I also made a decision on the time capsule. I had originally thought that the mask would go on the door of the bank and you would open the door by pulling on the tongue. Unfortunately, the mask weighs slightly less than the table I was working on so all that was going to happen if I screwed it into the bank was that the bank would continually fall forward.
Plan B: forget the mask on the time capsule idea and go with a crypt. What better time capsule can there be? When I bought the four little table legs at the antique place the day before, I did not plan on using them in this project. But they did seem to give my crypt some above ground height, so I ran some rebar wire into the legs to create armatures and used Aves Apoxie Clay to attach them to the bank.
Lunch at the same place as yesterday, Maria Bonita, which not only has great food but wonderful art on the walls as well. Then it was back to the workshop for more quality time working on art.
Colleen and Michael had talked to us about all the opportunities to miss something in town. There are parades called comparsas happening all the time. Comparsas are parades with brass bands blasting music, puppets, costumes and dancing happening all at the same time. Comparsas are produced by schools, churches and neighborhoods and can be a little competitive. If two meet up, the bands start blaring their music louder and louder and everything comes to a dead stop until sheer inertia or exhaustion get the parade moving again. You can always tell where and when a comparsa is happening because the first guy in the parade is always firing off huge bottle rockets to signal its position in the streets.
Colleen had advertised a comparsas that was going to leave Santo Tomas Xochimilco church which perked up my ears because the panteon (cemetery) at Santo Tomas was a place that Mike the Colorado cop had recommended as a must see when we talked earlier in the day.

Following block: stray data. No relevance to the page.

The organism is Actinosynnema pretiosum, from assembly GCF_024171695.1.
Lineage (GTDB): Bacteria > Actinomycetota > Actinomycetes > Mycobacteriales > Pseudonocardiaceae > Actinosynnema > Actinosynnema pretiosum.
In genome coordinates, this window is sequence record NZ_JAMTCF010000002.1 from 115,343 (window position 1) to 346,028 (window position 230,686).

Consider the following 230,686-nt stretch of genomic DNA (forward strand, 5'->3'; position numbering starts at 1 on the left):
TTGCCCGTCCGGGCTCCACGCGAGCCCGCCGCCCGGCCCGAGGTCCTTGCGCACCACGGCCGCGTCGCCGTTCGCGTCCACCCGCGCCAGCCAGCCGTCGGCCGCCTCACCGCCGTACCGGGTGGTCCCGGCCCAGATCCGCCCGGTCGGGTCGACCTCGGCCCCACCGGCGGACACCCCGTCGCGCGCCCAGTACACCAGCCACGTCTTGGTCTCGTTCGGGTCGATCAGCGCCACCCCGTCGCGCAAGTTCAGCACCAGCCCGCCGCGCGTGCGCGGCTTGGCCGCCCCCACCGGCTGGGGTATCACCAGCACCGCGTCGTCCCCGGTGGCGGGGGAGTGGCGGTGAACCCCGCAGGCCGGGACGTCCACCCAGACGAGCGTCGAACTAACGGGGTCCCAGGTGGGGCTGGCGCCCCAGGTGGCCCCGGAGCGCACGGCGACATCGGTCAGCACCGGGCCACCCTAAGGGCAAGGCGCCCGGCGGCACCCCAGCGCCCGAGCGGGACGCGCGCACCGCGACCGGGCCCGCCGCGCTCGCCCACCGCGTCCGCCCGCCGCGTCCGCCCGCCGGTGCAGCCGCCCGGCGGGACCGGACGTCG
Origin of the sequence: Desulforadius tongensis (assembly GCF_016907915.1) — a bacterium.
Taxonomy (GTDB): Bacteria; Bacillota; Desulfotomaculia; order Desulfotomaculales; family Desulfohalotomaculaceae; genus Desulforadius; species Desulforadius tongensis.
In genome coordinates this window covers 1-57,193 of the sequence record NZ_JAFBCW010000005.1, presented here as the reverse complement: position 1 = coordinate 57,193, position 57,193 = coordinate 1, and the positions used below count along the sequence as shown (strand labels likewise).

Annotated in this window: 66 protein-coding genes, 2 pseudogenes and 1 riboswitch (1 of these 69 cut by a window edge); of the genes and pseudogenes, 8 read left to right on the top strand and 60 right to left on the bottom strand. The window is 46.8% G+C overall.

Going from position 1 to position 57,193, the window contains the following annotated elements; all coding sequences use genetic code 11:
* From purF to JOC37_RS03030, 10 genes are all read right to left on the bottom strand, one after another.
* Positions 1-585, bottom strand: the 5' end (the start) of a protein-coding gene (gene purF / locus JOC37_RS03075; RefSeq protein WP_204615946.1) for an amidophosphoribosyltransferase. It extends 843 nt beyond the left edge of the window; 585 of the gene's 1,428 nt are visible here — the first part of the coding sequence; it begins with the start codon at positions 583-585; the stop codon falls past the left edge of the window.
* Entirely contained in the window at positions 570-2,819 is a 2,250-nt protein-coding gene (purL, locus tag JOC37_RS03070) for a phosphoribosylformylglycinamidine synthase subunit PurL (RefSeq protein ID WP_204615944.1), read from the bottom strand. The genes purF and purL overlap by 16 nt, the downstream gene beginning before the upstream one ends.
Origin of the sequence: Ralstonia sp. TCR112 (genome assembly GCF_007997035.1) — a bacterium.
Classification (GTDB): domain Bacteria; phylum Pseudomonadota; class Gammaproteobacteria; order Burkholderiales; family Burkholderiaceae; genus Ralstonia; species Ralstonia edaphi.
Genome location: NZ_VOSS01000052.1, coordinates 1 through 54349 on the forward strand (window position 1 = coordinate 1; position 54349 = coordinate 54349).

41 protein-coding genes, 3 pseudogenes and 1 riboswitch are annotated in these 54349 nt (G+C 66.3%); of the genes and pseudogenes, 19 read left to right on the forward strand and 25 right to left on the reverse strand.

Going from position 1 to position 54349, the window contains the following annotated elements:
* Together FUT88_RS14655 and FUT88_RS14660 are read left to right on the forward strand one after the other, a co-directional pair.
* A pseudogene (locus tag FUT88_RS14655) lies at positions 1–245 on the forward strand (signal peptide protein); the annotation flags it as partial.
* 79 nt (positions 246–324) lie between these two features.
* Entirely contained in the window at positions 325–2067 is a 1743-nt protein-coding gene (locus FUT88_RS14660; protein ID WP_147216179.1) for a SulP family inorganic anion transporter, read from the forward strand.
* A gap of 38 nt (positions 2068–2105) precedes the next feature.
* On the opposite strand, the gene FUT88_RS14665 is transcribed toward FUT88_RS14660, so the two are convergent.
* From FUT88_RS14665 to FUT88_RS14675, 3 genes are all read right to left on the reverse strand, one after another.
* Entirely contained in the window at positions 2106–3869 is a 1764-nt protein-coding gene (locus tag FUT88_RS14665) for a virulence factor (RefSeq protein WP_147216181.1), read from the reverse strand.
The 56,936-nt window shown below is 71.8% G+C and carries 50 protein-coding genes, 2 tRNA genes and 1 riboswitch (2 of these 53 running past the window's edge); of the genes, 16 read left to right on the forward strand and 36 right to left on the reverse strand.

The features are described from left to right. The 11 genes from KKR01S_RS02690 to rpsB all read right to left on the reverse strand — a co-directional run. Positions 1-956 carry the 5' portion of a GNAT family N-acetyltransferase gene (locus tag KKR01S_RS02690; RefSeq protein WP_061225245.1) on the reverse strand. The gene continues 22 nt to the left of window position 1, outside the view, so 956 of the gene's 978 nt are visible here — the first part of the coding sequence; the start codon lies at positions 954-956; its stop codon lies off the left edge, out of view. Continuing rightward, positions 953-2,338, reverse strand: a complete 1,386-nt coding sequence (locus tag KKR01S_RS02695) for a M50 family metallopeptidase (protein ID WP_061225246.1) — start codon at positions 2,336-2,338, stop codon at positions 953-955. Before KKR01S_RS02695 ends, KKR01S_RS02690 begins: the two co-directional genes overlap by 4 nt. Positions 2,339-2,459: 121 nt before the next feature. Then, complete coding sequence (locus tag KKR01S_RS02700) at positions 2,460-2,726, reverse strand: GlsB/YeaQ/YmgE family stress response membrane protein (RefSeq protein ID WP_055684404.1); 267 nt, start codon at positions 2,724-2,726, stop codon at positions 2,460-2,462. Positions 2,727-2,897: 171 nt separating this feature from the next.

Marilyn, kd and I decided to take a hike north of our hotel, cross the Pan American highway and climb a steep hill into the neighborhood where the church was located in the hopes of finding the comparsa.
Figuring that if there was going to be a comparsa, it would not be until after church, we headed back down the hill to the city below. Amazingly, and by random chance, we headed down a walkway that had the most spectacular wall art that I have seen yet. Because it was night and dark, these are not the greatest photos but they at least gave a taste of the art on the walls in this neighborhood.
When we reached the Pan American Highway we had a choice to go right (east) towards the wall that had the big alligator on it that I had photographed early or head left (west) to see what we could find. We went left and ran into a wall outside the Instituto Cultural Oaxaca which had more spectacular wall art.
Being essentially a restive bunch, the cry went up once again, "To the zocalo!" The zocalo and the Alcala walkway are big city / small world enough that you can keep running into the same people. Remember the accordion player from dia dos? Well, we ran into him hiking to his spot to begin his nightly concert--and I got another shot of him from a different angle.
And, as each night followed each night, it was always a slow walk home from the zocalo, with more memories and the promise of another day in the light ahead.